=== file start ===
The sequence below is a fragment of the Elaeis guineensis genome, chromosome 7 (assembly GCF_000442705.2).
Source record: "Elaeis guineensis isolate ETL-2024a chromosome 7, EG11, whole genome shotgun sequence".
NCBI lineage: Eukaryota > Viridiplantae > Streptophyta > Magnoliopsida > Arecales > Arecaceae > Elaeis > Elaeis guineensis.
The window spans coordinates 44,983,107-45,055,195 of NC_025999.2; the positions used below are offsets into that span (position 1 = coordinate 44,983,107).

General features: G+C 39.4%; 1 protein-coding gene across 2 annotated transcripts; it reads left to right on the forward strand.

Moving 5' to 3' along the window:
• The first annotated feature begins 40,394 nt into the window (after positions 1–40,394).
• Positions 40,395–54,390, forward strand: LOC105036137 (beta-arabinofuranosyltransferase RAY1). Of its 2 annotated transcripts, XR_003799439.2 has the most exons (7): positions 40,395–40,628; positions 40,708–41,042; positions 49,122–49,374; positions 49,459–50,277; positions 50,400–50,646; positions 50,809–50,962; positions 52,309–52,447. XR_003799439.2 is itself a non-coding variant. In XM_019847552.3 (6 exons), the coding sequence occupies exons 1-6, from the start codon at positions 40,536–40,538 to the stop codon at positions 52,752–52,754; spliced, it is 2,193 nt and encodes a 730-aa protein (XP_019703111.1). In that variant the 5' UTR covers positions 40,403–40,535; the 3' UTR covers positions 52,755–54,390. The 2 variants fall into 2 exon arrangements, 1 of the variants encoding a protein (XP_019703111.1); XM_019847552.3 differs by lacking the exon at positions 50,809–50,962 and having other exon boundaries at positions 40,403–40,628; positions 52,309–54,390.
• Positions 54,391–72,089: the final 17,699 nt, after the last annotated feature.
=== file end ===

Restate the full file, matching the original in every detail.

The sequence below is a fragment of the Elaeis guineensis genome, chromosome 7 (assembly GCF_000442705.2).
Source record: "Elaeis guineensis isolate ETL-2024a chromosome 7, EG11, whole genome shotgun sequence".
NCBI lineage: Eukaryota > Viridiplantae > Streptophyta > Magnoliopsida > Arecales > Arecaceae > Elaeis > Elaeis guineensis.
The window spans coordinates 44,983,107-45,055,195 of NC_025999.2; the positions used below are offsets into that span (position 1 = coordinate 44,983,107).

General features: G+C 39.4%; 1 protein-coding gene across 2 annotated transcripts; it reads left to right on the forward strand.

Moving 5' to 3' along the window:
• The first annotated feature begins 40,394 nt into the window (after positions 1–40,394).
• Positions 40,395–54,390, forward strand: LOC105036137 (beta-arabinofuranosyltransferase RAY1). Of its 2 annotated transcripts, XR_003799439.2 has the most exons (7): positions 40,395–40,628; positions 40,708–41,042; positions 49,122–49,374; positions 49,459–50,277; positions 50,400–50,646; positions 50,809–50,962; positions 52,309–52,447. XR_003799439.2 is itself a non-coding variant. In XM_019847552.3 (6 exons), the coding sequence occupies exons 1-6, from the start codon at positions 40,536–40,538 to the stop codon at positions 52,752–52,754; spliced, it is 2,193 nt and encodes a 730-aa protein (XP_019703111.1). In that variant the 5' UTR covers positions 40,403–40,535; the 3' UTR covers positions 52,755–54,390. The 2 variants fall into 2 exon arrangements, 1 of the variants encoding a protein (XP_019703111.1); XM_019847552.3 differs by lacking the exon at positions 50,809–50,962 and having other exon boundaries at positions 40,403–40,628; positions 52,309–54,390.
• Positions 54,391–72,089: the final 17,699 nt, after the last annotated feature.